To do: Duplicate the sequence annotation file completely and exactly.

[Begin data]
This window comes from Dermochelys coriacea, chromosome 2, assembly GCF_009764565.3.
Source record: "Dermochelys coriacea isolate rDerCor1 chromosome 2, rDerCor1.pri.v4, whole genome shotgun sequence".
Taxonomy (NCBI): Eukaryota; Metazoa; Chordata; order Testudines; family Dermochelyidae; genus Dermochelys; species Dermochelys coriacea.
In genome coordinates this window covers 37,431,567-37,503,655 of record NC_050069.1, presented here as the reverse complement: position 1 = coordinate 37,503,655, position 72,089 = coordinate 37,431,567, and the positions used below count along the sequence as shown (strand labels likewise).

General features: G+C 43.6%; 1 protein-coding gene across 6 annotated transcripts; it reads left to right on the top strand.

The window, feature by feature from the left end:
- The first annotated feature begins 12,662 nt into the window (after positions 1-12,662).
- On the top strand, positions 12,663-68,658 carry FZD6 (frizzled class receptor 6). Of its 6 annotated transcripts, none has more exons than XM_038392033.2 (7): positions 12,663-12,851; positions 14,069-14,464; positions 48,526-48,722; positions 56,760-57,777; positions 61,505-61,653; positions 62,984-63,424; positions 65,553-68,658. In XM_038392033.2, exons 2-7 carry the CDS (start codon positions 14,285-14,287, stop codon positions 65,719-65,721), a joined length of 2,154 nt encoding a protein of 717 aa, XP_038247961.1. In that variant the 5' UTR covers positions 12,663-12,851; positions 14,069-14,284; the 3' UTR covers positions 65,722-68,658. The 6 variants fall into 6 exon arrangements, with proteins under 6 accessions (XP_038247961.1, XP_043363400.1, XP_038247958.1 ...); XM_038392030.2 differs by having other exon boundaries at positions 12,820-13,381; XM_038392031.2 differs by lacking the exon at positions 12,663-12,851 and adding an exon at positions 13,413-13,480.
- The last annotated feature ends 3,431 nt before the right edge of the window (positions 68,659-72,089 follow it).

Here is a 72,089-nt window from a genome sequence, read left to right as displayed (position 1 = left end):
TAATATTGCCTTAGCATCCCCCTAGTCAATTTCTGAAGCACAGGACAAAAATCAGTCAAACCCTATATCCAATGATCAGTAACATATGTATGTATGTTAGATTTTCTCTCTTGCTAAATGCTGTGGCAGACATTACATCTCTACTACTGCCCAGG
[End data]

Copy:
This window comes from Dermochelys coriacea, chromosome 2, assembly GCF_009764565.3.
Source record: "Dermochelys coriacea isolate rDerCor1 chromosome 2, rDerCor1.pri.v4, whole genome shotgun sequence".
Taxonomy (NCBI): Eukaryota; Metazoa; Chordata; order Testudines; family Dermochelyidae; genus Dermochelys; species Dermochelys coriacea.
In genome coordinates this window covers 37,431,567-37,503,655 of record NC_050069.1, presented here as the reverse complement: position 1 = coordinate 37,503,655, position 72,089 = coordinate 37,431,567, and the positions used below count along the sequence as shown (strand labels likewise).

General features: G+C 43.6%; 1 protein-coding gene across 6 annotated transcripts; it reads left to right on the top strand.

The window, feature by feature from the left end:
- The first annotated feature begins 12,662 nt into the window (after positions 1-12,662).
- On the top strand, positions 12,663-68,658 carry FZD6 (frizzled class receptor 6). Of its 6 annotated transcripts, none has more exons than XM_038392033.2 (7): positions 12,663-12,851; positions 14,069-14,464; positions 48,526-48,722; positions 56,760-57,777; positions 61,505-61,653; positions 62,984-63,424; positions 65,553-68,658. In XM_038392033.2, exons 2-7 carry the CDS (start codon positions 14,285-14,287, stop codon positions 65,719-65,721), a joined length of 2,154 nt encoding a protein of 717 aa, XP_038247961.1. In that variant the 5' UTR covers positions 12,663-12,851; positions 14,069-14,284; the 3' UTR covers positions 65,722-68,658. The 6 variants fall into 6 exon arrangements, with proteins under 6 accessions (XP_038247961.1, XP_043363400.1, XP_038247958.1 ...); XM_038392030.2 differs by having other exon boundaries at positions 12,820-13,381; XM_038392031.2 differs by lacking the exon at positions 12,663-12,851 and adding an exon at positions 13,413-13,480.
- The last annotated feature ends 3,431 nt before the right edge of the window (positions 68,659-72,089 follow it).

Here is a 72,089-nt window from a genome sequence, read left to right as displayed (position 1 = left end):
TAATATTGCCTTAGCATCCCCCTAGTCAATTTCTGAAGCACAGGACAAAAATCAGTCAAACCCTATATCCAATGATCAGTAACATATGTATGTATGTTAGATTTTCTCTCTTGCTAAATGCTGTGGCAGACATTACATCTCTACTACTGCCCAGG